Michael Erard is the author of Babel No More: The Search for the World’s Most Extraordinary Language Learners (Free Press). His writing has also appeared in The New York Times, Science, Wired, Slate and many other publications. His book about what we say (but wish we didn’t), Um...: Slips, Stumbles, and Verbal Blunders, and What They Mean, came out in 2007 (Pantheon).


Michael Erard is an author and journalist who writes about language, languages, and the people who use and study them. Based in Maine, he’s newest book is Babel No More: The Search for the World’s Most Extraordinary Language Learners (Free Press 2012). Parts of the book were written at the Dobie Paisano ranch on the Ralph A. Johnston Fellowship awarded by the University of Texas at Austin and the Texas Institute of Letters in 2008.

He has contributed essays, reportage, and reviews to The New York Times, Science, Wired, The Atlantic, Rolling Stone, New Scientist, Seed, the Southwest Review, and many others. He has also contributed essays and chapters to books, and a short story that originally appeared in The North American Review was selected for New Stories from the South: The Year’s Best, 1999. He has an MA in linguistics and a PhD in rhetoric and linguistics, both from the University of Texas at Austin. His first book, Um...: Slips, Stumbles, and Verbal Blunders, and What They Mean, a natural history of verbal error and a cultural history of verbal fluency, was published in 2007 by Pantheon to wide critical acclaim.

Michael Erard
The Elements – Molecules, Atoms and Quarks – of Style

The cipher shared by great poets and the best brand namers is essentially that the littlest things mean the most.

Michael Erard
Imaging the Brain

Using geographical visuals to understand the brain.

Michael Erard
What I Didn’t Write About When I Wrote About Quitting Facebook

The author writes about the genre you could call the Social Media Exile essay.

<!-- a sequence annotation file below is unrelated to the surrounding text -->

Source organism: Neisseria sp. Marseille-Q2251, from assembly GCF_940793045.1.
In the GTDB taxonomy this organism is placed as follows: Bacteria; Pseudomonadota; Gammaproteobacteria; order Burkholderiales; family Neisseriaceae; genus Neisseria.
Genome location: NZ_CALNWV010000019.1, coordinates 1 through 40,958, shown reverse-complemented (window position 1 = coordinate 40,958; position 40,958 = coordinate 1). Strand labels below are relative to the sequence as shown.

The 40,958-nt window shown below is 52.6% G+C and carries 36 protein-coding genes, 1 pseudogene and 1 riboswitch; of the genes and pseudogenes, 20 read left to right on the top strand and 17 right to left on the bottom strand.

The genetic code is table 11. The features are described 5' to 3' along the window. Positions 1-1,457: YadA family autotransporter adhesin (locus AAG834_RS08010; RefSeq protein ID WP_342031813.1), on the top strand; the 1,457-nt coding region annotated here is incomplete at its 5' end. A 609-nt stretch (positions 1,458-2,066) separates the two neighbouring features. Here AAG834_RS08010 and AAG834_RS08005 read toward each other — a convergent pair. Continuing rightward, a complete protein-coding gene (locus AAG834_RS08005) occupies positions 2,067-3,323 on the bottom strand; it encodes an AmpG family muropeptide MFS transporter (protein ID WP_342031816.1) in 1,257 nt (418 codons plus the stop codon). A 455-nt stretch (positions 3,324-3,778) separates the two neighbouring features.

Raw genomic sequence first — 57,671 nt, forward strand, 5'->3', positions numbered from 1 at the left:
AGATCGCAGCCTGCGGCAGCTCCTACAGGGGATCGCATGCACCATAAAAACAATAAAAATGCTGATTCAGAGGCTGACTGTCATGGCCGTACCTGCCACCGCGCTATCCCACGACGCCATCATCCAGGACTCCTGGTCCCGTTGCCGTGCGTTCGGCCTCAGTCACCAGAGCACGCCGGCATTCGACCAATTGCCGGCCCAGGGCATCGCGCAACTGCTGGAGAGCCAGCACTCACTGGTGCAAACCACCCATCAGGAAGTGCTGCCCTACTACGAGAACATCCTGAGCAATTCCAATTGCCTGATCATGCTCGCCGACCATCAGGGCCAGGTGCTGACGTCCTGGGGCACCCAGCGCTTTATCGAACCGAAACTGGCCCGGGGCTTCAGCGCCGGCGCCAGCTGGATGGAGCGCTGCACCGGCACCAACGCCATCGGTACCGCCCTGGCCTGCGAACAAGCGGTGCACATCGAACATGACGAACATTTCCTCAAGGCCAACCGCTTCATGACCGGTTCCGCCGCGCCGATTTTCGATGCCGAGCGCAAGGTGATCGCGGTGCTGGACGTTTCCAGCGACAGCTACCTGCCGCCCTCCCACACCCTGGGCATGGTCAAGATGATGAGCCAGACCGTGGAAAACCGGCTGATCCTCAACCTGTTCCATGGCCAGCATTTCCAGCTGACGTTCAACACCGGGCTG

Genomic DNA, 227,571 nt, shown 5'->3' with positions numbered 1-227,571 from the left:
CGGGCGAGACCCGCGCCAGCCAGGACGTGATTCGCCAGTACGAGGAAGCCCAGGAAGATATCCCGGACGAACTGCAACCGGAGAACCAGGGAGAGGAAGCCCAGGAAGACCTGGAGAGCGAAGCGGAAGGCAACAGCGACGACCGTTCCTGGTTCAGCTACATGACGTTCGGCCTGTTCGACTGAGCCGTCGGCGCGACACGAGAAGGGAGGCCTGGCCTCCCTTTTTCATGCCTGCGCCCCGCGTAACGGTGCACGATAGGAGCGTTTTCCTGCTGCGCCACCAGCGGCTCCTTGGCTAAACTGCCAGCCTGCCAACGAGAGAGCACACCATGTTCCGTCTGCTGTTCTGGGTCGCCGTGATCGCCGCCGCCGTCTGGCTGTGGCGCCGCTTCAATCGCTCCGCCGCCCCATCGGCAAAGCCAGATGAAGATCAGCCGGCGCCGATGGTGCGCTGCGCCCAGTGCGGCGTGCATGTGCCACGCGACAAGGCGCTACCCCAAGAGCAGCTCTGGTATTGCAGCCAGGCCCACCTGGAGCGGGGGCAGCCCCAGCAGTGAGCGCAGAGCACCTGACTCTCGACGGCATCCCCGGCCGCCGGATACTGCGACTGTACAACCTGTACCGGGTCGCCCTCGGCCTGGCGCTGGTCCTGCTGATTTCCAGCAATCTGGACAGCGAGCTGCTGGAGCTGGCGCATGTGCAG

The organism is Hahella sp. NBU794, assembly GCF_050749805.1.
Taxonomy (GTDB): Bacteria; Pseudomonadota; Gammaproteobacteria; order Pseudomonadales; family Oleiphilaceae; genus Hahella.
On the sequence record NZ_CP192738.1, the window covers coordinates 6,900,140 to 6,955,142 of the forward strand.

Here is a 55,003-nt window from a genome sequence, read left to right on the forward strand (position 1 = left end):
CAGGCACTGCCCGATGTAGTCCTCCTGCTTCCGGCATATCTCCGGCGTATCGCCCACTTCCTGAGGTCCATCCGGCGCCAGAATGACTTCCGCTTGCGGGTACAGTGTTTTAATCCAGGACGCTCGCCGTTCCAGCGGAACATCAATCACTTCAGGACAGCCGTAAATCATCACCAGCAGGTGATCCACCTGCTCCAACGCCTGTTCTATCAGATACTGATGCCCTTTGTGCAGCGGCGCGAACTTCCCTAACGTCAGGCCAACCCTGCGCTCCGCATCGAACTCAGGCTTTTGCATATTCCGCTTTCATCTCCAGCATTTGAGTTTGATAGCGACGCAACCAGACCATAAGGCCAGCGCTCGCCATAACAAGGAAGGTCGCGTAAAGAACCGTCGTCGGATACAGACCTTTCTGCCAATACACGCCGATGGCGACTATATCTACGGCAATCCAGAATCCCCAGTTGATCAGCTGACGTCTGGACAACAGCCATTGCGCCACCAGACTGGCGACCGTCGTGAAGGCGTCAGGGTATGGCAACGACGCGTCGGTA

Michael Erard
Notes on Getting the Daily Newspaper

Michael Erard tells of the experience of sharing the physical newspaper with his son.

Michael Erard
It’s the 16th Ed. of the Chicago Manual of Style and I Feel Fine

Michael Erard reviews the 16th edition of The Chicago Manual of Style.

Michael Erard
The Dream Job Project Part II

How do you conceive of the future work to shoot for, and how you'll do it? The results of these questions, part II.

Michael Erard
The Dream Job Project

How do you conceive of the future work to shoot for, and how you'll do it? I invite you to weigh in.

Michael Erard
Notes on Being Born on Soil

At times you hear stories about patriots in exile who want their children to be born in the motherland and supplement by putting dirt from said place under a woman who is giving birth.

Michael Erard
A Short Manifesto on the Future of Attention

Maybe we should be considering a dilemma of a human nature: the future of attention.

Michael Erard

The wake of dead trees is thick behind me, and the others weep and gnash their teeth. Larger trees I leave for some chainsaw to come; I'm a writer, not a lumberjack. Michael Erand on cedars.

Michael Erard
Babel's Nobel

Observers seem to track the nations, not the languages, of the 104 Nobel-winning writers. Yet parsing the list of 25 languages that they wrote in turns up many interesting instances of disproportion.

Michael Erard
Languages as Design Objects

According to new book by linguist David Harrison, "Languages can package knowledge in radically different ways, thus facilitating different ways of conceptualizing, naming, and discussing the world." If languages package information, can they be considered design objects?

Michael Erard
Word Made Flesh

The forgotten discipline of sentence diagramming forces the structure of language to wear the clothes of images. A sentence diagram is less a map than a portrait, and in this vaudeville language is painted, corsetted and trussed.

Michael Erard
The G Word

Google has launched an effort to keep people from using their name as an all-purpose verb. Don't want to be evil? Then don't act as if you can win if you constrain the creative productivity of language.

Creative Opportunities
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